Avanzando Provides Support, Mentoring and Community for UMKC Latinx Students

Program serves 250 UMKC students, many of them first-generation students

Sometimes it takes a crisis to make things happen. But good things can come from a crisis. That sentiment, shared by Theresa Torres, associate professor in the UMKC Department of Race, Ethnicity, Gender, and Sexual Studies, defines the evolution of Avanzando.

A decade ago, Latinx students at UMKC lacked a sense of belonging on campus and personal relationships with role models in the professional world for them to emulate. To address the crisis, community leaders worked closely to develop Avanzando, a program designed to provide support and resources to Latinx students. It was launched in 2011, initially as a way to support UMKC Hispanic Development Fund Scholarship recipients. 

Today, Avanzando communicates to Latinx students that there is a place for them at UMKC. It provides Latinx students academic support, mentoring, resources and connections to help them do well in school, graduate and find success in their careers.

“That first year, we started with 27 students and today we serve 250,” said Torres, who has worked with the program since its beginning and currently mentors three students through the program. “Many are first-generation students who need support and someone to answer their questions, give encouragement, help them through the ups and downs of college. We offer the resources and support to stay in school and graduate from school. The mentoring piece really helps with that.”

Ivan Ramirez, coordinator for the UMKC Multicultural Student Affairs Department and the Avanzando Latino Mentoring Program, agrees. “The program has proven to be a pillar in a student’s success, having 90 percent retention rates of our participating scholars,” he says. “What you don’t see on paper is the long-lasting mentor-scholar relationships that are built.”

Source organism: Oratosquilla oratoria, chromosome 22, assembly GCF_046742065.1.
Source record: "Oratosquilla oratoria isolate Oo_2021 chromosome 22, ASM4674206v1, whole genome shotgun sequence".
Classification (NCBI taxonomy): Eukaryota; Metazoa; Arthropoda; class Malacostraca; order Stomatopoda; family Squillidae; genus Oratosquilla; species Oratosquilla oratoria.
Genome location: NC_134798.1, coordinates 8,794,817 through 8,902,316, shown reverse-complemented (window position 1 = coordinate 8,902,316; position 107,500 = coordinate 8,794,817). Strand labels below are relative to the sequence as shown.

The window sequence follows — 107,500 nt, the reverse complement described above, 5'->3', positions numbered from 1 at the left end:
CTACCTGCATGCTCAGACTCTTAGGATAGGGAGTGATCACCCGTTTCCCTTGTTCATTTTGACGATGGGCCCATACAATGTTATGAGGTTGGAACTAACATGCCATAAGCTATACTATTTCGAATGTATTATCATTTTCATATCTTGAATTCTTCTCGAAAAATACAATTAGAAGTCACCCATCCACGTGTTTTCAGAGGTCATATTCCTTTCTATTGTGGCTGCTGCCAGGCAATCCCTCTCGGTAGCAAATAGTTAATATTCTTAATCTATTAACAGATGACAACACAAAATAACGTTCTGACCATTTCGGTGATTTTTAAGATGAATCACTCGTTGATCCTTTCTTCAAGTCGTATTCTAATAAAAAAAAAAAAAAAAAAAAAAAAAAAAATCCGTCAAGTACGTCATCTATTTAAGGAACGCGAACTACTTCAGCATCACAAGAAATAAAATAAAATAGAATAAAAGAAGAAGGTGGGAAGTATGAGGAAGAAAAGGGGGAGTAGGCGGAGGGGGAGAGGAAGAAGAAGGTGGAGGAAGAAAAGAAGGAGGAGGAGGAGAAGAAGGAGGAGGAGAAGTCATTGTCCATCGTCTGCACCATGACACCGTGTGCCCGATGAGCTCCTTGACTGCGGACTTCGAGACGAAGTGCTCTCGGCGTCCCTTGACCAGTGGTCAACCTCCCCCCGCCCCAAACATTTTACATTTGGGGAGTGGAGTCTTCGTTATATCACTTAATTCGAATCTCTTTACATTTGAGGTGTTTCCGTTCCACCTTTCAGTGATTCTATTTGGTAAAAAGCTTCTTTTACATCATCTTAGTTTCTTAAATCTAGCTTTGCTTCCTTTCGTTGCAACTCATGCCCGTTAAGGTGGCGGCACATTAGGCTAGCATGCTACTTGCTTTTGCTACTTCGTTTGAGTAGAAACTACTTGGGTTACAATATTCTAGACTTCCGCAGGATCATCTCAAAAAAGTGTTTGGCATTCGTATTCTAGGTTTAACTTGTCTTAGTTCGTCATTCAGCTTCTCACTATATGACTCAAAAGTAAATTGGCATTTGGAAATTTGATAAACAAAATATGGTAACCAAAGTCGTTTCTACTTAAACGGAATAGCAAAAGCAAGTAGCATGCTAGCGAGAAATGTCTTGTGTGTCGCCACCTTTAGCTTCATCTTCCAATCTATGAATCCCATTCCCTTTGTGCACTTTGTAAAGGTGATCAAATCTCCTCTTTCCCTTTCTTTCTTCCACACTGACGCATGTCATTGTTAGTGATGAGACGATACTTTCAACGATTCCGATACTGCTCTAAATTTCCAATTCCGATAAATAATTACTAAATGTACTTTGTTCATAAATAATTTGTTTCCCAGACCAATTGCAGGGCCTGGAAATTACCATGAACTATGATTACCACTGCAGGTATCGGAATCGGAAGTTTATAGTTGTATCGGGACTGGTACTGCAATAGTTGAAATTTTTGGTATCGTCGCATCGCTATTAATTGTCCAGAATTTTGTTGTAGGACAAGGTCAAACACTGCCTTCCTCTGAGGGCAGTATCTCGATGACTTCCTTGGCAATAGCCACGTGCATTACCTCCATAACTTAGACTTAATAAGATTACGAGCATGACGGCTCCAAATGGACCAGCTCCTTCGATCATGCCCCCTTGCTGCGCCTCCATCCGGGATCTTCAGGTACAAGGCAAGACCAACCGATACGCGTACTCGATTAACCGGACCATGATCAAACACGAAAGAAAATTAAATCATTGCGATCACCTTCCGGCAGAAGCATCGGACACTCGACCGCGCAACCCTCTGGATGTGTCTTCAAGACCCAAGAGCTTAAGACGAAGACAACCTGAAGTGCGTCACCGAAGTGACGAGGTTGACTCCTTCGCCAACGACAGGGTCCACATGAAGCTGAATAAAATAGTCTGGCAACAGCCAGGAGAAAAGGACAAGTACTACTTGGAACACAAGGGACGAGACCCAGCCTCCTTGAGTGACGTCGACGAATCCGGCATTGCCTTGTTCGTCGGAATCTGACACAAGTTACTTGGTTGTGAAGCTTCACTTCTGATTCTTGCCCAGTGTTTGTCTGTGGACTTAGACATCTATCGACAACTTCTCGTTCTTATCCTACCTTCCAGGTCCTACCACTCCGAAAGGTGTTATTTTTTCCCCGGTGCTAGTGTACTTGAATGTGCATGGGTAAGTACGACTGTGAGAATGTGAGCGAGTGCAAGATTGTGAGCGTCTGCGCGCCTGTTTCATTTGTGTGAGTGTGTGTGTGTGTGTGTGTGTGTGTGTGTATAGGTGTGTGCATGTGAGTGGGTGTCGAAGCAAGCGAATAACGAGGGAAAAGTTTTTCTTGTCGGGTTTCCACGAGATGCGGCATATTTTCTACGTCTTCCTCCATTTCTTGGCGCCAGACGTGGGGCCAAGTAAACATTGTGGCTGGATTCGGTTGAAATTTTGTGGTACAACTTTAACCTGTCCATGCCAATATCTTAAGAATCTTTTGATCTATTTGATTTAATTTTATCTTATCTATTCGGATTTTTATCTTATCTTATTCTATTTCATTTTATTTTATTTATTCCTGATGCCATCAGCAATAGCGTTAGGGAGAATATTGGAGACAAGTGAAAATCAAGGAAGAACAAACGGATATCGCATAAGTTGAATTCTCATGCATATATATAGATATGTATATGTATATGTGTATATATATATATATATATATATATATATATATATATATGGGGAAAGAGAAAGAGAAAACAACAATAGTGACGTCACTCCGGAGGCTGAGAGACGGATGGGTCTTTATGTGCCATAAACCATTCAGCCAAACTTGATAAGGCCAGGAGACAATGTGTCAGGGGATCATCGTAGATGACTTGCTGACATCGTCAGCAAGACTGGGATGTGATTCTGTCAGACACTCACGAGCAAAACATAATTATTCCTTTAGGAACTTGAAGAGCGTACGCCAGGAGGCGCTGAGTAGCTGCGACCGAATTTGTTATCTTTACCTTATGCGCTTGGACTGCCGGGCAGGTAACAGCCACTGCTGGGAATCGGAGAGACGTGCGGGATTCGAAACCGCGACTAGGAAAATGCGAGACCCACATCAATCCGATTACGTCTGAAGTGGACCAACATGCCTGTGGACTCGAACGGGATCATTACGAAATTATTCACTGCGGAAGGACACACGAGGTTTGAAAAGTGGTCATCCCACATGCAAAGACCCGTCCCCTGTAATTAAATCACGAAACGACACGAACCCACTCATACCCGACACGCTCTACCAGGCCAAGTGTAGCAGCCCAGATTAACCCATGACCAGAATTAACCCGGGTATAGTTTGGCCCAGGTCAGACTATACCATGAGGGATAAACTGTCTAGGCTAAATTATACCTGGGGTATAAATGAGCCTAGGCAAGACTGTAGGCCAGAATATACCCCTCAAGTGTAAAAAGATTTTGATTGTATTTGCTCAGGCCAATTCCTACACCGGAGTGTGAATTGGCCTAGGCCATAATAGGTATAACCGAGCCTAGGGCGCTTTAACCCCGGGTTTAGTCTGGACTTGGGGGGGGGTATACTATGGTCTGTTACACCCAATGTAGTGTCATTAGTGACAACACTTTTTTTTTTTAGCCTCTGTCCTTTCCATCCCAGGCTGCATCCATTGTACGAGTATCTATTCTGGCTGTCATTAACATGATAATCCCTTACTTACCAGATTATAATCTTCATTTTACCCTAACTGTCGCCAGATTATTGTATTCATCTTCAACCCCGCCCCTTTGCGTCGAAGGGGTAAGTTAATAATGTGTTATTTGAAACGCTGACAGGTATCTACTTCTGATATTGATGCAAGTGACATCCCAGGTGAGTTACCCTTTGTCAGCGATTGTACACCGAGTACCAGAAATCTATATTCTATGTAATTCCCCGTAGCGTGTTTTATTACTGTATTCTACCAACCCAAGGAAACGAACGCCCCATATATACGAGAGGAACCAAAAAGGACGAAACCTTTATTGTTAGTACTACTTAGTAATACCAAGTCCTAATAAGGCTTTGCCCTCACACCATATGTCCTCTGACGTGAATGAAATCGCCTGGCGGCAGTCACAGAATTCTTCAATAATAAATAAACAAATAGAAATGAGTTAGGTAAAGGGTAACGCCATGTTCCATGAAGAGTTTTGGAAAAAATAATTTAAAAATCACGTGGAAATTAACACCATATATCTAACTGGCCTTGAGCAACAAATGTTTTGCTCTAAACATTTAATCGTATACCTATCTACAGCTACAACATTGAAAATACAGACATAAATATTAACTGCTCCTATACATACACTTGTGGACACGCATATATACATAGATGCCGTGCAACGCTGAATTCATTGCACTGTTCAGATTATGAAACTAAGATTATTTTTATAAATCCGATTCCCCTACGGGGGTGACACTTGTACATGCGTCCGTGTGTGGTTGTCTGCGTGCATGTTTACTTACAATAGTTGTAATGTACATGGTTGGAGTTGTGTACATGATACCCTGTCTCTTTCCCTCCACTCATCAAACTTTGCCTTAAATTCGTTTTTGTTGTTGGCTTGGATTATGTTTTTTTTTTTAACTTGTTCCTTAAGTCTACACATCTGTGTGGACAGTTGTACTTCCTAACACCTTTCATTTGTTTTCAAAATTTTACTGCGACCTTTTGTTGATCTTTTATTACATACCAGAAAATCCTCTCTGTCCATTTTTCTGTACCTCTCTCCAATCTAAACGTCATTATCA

“This program helped me get connected with professionals that are Latinx just like me, and that is something that is not easy to do. It has helped me become a leader, but overall, it has helped me become an even better human being.” 
– Henry Ortega-Hernandez

Avanzando mentors are volunteers from the faculty, staff and the community — and there is always a need for more. Most are Latinos, but that is not a requirement. Students are matched to mentors based on common goals and career interests, and meet regularly with mentors throughout their time at UMKC.

According to Torres, funding is one of the major barriers for many students, as they often maintain heavy work schedules to fund their college expenses. The Avanzando program partners with the Hispanic Development Fund to support scholarship fundraising efforts for Latinx students. Although Avanzando started as a program to support the Hispanic Development Fund scholars, its reputation now draws students looking for a sense of community and campus support.

That was the case for Henry Ortega-Hernandez, a first-generation college student double majoring in criminology and sociology. Ortega-Hernandez admits UMKC wasn’t his first choice – he transferred from Kansas State University due to family issues at home – but says he is very grateful to be a Roo. 

“I got involved with Avanzando because I felt alone, I didn't know anyone on campus and felt like I didn't fit in,” he said. “Avanzando felt like home in a way, it didn't make me feel like I was out of place. I would totally recommend this program to every student if I could reach out to all of them.”

Through the program, Ortega-Hernandez was connected to a huge community of Latinx students and professionals not only at UMKC, but from the entire city. And he was matched with several mentors that share his professional interests.

“This program helped me get connected with professionals that are Latinx just like me, and that is something that is not easy to do,” he said, “It has helped me become a leader, but overall, it has helped me become an even better human being.” 

According to Torres, there is a common misconception in the country that most Latinos are immigrants when in fact more than 60 percent are natural-born citizens. In Kansas City, the Latinx population has been part of the community for more than 100 years, including many leaders committed to improving the community, giving back and fighting discrimination. “It’s important for our students to know the history and impact of the Latinx population, and to learn these leaders have backgrounds and interests similar to theirs,” said Torres.

And that’s key to Avanzando.

“The program is designed specifically to increase the retention and graduation of Latino students,” said Ramirez. “We are intentional in our efforts to increase participation and the sense of belonging to our scholars.”

To learn about becoming an Avanzando mentor, contact Ivan Ramirez.